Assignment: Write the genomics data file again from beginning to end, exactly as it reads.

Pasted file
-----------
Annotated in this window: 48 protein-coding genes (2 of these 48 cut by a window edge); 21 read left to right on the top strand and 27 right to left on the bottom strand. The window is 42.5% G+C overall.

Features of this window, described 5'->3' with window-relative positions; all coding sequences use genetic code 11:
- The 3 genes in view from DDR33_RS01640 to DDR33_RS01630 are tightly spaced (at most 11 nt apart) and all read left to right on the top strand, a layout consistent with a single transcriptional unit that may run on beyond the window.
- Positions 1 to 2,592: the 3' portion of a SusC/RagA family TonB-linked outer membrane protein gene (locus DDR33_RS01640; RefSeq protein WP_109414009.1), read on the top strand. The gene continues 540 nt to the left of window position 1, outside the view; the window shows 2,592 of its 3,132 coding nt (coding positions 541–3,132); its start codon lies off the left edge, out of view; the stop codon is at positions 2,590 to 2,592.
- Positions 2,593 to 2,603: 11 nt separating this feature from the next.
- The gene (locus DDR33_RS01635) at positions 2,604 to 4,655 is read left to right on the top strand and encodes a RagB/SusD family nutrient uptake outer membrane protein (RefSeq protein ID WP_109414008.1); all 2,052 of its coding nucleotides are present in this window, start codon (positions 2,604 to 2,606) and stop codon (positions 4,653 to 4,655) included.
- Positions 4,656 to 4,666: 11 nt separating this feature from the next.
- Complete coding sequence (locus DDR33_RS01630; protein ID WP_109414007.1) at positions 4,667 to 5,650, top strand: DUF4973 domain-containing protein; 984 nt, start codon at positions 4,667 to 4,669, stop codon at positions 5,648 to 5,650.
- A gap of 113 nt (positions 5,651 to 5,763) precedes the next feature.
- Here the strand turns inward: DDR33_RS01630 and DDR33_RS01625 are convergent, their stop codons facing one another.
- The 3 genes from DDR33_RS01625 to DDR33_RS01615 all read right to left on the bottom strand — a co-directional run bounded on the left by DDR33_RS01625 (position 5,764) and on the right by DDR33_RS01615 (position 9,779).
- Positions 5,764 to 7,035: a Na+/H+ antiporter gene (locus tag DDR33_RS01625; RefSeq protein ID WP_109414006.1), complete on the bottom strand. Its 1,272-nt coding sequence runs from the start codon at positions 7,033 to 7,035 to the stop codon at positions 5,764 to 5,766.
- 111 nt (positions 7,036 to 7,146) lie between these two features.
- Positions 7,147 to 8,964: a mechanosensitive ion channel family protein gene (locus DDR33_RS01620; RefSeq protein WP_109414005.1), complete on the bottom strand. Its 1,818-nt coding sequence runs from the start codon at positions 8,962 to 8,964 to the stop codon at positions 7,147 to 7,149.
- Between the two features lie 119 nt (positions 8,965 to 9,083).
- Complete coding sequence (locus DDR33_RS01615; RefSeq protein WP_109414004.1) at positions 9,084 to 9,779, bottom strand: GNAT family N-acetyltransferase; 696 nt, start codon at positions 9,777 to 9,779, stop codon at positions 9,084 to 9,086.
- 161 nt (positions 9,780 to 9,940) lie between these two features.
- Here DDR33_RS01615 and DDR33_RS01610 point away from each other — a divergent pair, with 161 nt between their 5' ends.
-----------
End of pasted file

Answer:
Annotated in this window: 48 protein-coding genes (2 of these 48 cut by a window edge); 21 read left to right on the top strand and 27 right to left on the bottom strand. The window is 42.5% G+C overall.

Features of this window, described 5'->3' with window-relative positions; all coding sequences use genetic code 11:
- The 3 genes in view from DDR33_RS01640 to DDR33_RS01630 are tightly spaced (at most 11 nt apart) and all read left to right on the top strand, a layout consistent with a single transcriptional unit that may run on beyond the window.
- Positions 1 to 2,592: the 3' portion of a SusC/RagA family TonB-linked outer membrane protein gene (locus DDR33_RS01640; RefSeq protein WP_109414009.1), read on the top strand. The gene continues 540 nt to the left of window position 1, outside the view; the window shows 2,592 of its 3,132 coding nt (coding positions 541–3,132); its start codon lies off the left edge, out of view; the stop codon is at positions 2,590 to 2,592.
- Positions 2,593 to 2,603: 11 nt separating this feature from the next.
- The gene (locus DDR33_RS01635) at positions 2,604 to 4,655 is read left to right on the top strand and encodes a RagB/SusD family nutrient uptake outer membrane protein (RefSeq protein ID WP_109414008.1); all 2,052 of its coding nucleotides are present in this window, start codon (positions 2,604 to 2,606) and stop codon (positions 4,653 to 4,655) included.
- Positions 4,656 to 4,666: 11 nt separating this feature from the next.
- Complete coding sequence (locus DDR33_RS01630; protein ID WP_109414007.1) at positions 4,667 to 5,650, top strand: DUF4973 domain-containing protein; 984 nt, start codon at positions 4,667 to 4,669, stop codon at positions 5,648 to 5,650.
- A gap of 113 nt (positions 5,651 to 5,763) precedes the next feature.
- Here the strand turns inward: DDR33_RS01630 and DDR33_RS01625 are convergent, their stop codons facing one another.
- The 3 genes from DDR33_RS01625 to DDR33_RS01615 all read right to left on the bottom strand — a co-directional run bounded on the left by DDR33_RS01625 (position 5,764) and on the right by DDR33_RS01615 (position 9,779).
- Positions 5,764 to 7,035: a Na+/H+ antiporter gene (locus tag DDR33_RS01625; RefSeq protein ID WP_109414006.1), complete on the bottom strand. Its 1,272-nt coding sequence runs from the start codon at positions 7,033 to 7,035 to the stop codon at positions 5,764 to 5,766.
- 111 nt (positions 7,036 to 7,146) lie between these two features.
- Positions 7,147 to 8,964: a mechanosensitive ion channel family protein gene (locus DDR33_RS01620; RefSeq protein WP_109414005.1), complete on the bottom strand. Its 1,818-nt coding sequence runs from the start codon at positions 8,962 to 8,964 to the stop codon at positions 7,147 to 7,149.
- Between the two features lie 119 nt (positions 8,965 to 9,083).
- Complete coding sequence (locus DDR33_RS01615; RefSeq protein WP_109414004.1) at positions 9,084 to 9,779, bottom strand: GNAT family N-acetyltransferase; 696 nt, start codon at positions 9,777 to 9,779, stop codon at positions 9,084 to 9,086.
- 161 nt (positions 9,780 to 9,940) lie between these two features.
- Here DDR33_RS01615 and DDR33_RS01610 point away from each other — a divergent pair, with 161 nt between their 5' ends.